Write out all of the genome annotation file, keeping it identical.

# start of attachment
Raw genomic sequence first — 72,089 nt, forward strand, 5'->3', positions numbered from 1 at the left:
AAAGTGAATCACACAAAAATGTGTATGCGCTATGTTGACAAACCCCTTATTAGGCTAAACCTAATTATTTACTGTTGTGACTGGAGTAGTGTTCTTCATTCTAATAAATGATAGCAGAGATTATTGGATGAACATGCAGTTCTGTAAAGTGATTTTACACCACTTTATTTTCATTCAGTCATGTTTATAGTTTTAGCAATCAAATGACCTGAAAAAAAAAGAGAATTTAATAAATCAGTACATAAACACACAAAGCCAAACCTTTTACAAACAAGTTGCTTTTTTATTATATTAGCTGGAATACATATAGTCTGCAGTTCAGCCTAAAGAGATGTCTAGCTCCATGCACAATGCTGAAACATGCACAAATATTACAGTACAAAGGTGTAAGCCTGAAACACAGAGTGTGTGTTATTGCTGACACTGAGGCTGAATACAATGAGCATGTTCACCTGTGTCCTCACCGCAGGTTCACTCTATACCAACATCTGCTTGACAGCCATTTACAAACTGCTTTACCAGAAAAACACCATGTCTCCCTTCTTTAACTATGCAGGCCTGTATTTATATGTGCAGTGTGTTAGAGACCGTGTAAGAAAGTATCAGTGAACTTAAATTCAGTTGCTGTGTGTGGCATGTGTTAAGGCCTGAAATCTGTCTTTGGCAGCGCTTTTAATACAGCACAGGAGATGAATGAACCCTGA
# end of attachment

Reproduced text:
Raw genomic sequence first — 72,089 nt, forward strand, 5'->3', positions numbered from 1 at the left:
AAAGTGAATCACACAAAAATGTGTATGCGCTATGTTGACAAACCCCTTATTAGGCTAAACCTAATTATTTACTGTTGTGACTGGAGTAGTGTTCTTCATTCTAATAAATGATAGCAGAGATTATTGGATGAACATGCAGTTCTGTAAAGTGATTTTACACCACTTTATTTTCATTCAGTCATGTTTATAGTTTTAGCAATCAAATGACCTGAAAAAAAAAGAGAATTTAATAAATCAGTACATAAACACACAAAGCCAAACCTTTTACAAACAAGTTGCTTTTTTATTATATTAGCTGGAATACATATAGTCTGCAGTTCAGCCTAAAGAGATGTCTAGCTCCATGCACAATGCTGAAACATGCACAAATATTACAGTACAAAGGTGTAAGCCTGAAACACAGAGTGTGTGTTATTGCTGACACTGAGGCTGAATACAATGAGCATGTTCACCTGTGTCCTCACCGCAGGTTCACTCTATACCAACATCTGCTTGACAGCCATTTACAAACTGCTTTACCAGAAAAACACCATGTCTCCCTTCTTTAACTATGCAGGCCTGTATTTATATGTGCAGTGTGTTAGAGACCGTGTAAGAAAGTATCAGTGAACTTAAATTCAGTTGCTGTGTGTGGCATGTGTTAAGGCCTGAAATCTGTCTTTGGCAGCGCTTTTAATACAGCACAGGAGATGAATGAACCCTGA